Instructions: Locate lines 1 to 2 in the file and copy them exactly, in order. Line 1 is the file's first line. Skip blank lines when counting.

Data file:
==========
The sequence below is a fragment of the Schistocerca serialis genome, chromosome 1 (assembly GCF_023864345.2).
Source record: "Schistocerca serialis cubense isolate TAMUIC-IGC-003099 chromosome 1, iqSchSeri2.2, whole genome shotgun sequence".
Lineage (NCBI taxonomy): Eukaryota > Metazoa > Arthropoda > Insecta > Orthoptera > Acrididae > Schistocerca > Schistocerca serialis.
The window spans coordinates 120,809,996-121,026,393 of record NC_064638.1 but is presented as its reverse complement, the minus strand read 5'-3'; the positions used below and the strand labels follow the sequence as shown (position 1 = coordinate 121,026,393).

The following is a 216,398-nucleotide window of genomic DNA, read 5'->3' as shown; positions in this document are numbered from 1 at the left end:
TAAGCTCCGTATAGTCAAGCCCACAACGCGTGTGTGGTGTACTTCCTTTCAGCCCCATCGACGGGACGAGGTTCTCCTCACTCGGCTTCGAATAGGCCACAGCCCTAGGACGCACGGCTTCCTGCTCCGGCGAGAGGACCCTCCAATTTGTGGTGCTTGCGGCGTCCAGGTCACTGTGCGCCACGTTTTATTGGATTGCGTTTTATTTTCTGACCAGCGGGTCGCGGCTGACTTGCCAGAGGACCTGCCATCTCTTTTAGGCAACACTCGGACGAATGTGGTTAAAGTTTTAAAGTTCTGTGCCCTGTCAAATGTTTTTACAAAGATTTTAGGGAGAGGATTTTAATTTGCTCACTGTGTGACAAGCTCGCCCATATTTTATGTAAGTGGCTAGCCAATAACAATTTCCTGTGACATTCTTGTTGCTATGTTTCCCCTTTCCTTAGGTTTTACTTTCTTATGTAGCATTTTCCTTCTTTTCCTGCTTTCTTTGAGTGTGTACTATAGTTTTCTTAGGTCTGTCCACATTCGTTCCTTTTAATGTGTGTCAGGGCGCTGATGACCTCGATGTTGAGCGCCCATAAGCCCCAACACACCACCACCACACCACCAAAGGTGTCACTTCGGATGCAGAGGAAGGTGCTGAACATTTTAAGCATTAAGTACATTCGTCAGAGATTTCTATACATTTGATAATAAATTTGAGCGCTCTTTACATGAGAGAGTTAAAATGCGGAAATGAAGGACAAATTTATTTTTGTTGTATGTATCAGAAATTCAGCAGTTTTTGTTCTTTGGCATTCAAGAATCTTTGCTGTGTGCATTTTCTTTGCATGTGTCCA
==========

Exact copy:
The sequence below is a fragment of the Schistocerca serialis genome, chromosome 1 (assembly GCF_023864345.2).
Source record: "Schistocerca serialis cubense isolate TAMUIC-IGC-003099 chromosome 1, iqSchSeri2.2, whole genome shotgun sequence".